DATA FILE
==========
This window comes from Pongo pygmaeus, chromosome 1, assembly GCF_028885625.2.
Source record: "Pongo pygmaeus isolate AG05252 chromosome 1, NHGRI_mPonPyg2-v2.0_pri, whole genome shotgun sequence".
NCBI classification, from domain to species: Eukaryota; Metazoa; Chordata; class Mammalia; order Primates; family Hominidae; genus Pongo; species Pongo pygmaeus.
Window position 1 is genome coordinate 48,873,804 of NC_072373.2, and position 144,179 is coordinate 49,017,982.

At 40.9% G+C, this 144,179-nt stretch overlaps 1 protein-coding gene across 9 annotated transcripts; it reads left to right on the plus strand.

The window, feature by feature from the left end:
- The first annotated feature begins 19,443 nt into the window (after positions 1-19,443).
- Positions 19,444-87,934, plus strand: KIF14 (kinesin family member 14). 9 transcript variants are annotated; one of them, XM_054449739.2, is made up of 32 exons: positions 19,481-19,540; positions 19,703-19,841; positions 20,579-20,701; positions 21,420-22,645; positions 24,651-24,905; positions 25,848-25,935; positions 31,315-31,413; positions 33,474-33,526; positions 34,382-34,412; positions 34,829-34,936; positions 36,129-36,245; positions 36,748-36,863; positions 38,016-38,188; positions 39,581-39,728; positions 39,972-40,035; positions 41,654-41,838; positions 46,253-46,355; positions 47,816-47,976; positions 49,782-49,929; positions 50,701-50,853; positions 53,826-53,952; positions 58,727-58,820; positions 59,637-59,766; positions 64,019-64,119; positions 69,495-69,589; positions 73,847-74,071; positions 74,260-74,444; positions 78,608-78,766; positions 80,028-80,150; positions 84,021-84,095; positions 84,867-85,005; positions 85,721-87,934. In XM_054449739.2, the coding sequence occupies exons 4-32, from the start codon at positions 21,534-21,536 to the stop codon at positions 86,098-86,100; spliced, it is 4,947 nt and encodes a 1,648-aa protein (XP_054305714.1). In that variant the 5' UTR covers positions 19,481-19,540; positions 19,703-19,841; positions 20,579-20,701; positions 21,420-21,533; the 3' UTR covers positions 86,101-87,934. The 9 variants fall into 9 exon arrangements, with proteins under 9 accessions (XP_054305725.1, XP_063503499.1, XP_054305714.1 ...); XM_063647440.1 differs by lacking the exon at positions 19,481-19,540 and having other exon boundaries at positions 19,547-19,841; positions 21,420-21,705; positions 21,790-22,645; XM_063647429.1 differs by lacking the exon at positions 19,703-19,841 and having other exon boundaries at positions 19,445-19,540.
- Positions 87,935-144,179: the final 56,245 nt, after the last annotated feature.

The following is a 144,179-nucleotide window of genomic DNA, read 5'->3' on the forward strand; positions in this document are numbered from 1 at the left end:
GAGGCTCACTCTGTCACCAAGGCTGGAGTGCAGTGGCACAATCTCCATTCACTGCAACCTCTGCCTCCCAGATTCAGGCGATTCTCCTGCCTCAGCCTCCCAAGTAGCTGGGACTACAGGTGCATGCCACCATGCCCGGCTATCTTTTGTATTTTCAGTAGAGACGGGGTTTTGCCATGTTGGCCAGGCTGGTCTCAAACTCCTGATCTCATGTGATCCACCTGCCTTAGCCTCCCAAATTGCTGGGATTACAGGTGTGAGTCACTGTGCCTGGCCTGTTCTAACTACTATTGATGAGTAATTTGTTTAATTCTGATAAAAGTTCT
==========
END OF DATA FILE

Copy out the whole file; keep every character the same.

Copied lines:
This window comes from Pongo pygmaeus, chromosome 1, assembly GCF_028885625.2.
Source record: "Pongo pygmaeus isolate AG05252 chromosome 1, NHGRI_mPonPyg2-v2.0_pri, whole genome shotgun sequence".
NCBI classification, from domain to species: Eukaryota; Metazoa; Chordata; class Mammalia; order Primates; family Hominidae; genus Pongo; species Pongo pygmaeus.
Window position 1 is genome coordinate 48,873,804 of NC_072373.2, and position 144,179 is coordinate 49,017,982.

At 40.9% G+C, this 144,179-nt stretch overlaps 1 protein-coding gene across 9 annotated transcripts; it reads left to right on the plus strand.

The window, feature by feature from the left end:
- The first annotated feature begins 19,443 nt into the window (after positions 1-19,443).
- Positions 19,444-87,934, plus strand: KIF14 (kinesin family member 14). 9 transcript variants are annotated; one of them, XM_054449739.2, is made up of 32 exons: positions 19,481-19,540; positions 19,703-19,841; positions 20,579-20,701; positions 21,420-22,645; positions 24,651-24,905; positions 25,848-25,935; positions 31,315-31,413; positions 33,474-33,526; positions 34,382-34,412; positions 34,829-34,936; positions 36,129-36,245; positions 36,748-36,863; positions 38,016-38,188; positions 39,581-39,728; positions 39,972-40,035; positions 41,654-41,838; positions 46,253-46,355; positions 47,816-47,976; positions 49,782-49,929; positions 50,701-50,853; positions 53,826-53,952; positions 58,727-58,820; positions 59,637-59,766; positions 64,019-64,119; positions 69,495-69,589; positions 73,847-74,071; positions 74,260-74,444; positions 78,608-78,766; positions 80,028-80,150; positions 84,021-84,095; positions 84,867-85,005; positions 85,721-87,934. In XM_054449739.2, the coding sequence occupies exons 4-32, from the start codon at positions 21,534-21,536 to the stop codon at positions 86,098-86,100; spliced, it is 4,947 nt and encodes a 1,648-aa protein (XP_054305714.1). In that variant the 5' UTR covers positions 19,481-19,540; positions 19,703-19,841; positions 20,579-20,701; positions 21,420-21,533; the 3' UTR covers positions 86,101-87,934. The 9 variants fall into 9 exon arrangements, with proteins under 9 accessions (XP_054305725.1, XP_063503499.1, XP_054305714.1 ...); XM_063647440.1 differs by lacking the exon at positions 19,481-19,540 and having other exon boundaries at positions 19,547-19,841; positions 21,420-21,705; positions 21,790-22,645; XM_063647429.1 differs by lacking the exon at positions 19,703-19,841 and having other exon boundaries at positions 19,445-19,540.
- Positions 87,935-144,179: the final 56,245 nt, after the last annotated feature.

The following is a 144,179-nucleotide window of genomic DNA, read 5'->3' on the forward strand; positions in this document are numbered from 1 at the left end:
GAGGCTCACTCTGTCACCAAGGCTGGAGTGCAGTGGCACAATCTCCATTCACTGCAACCTCTGCCTCCCAGATTCAGGCGATTCTCCTGCCTCAGCCTCCCAAGTAGCTGGGACTACAGGTGCATGCCACCATGCCCGGCTATCTTTTGTATTTTCAGTAGAGACGGGGTTTTGCCATGTTGGCCAGGCTGGTCTCAAACTCCTGATCTCATGTGATCCACCTGCCTTAGCCTCCCAAATTGCTGGGATTACAGGTGTGAGTCACTGTGCCTGGCCTGTTCTAACTACTATTGATGAGTAATTTGTTTAATTCTGATAAAAGTTCT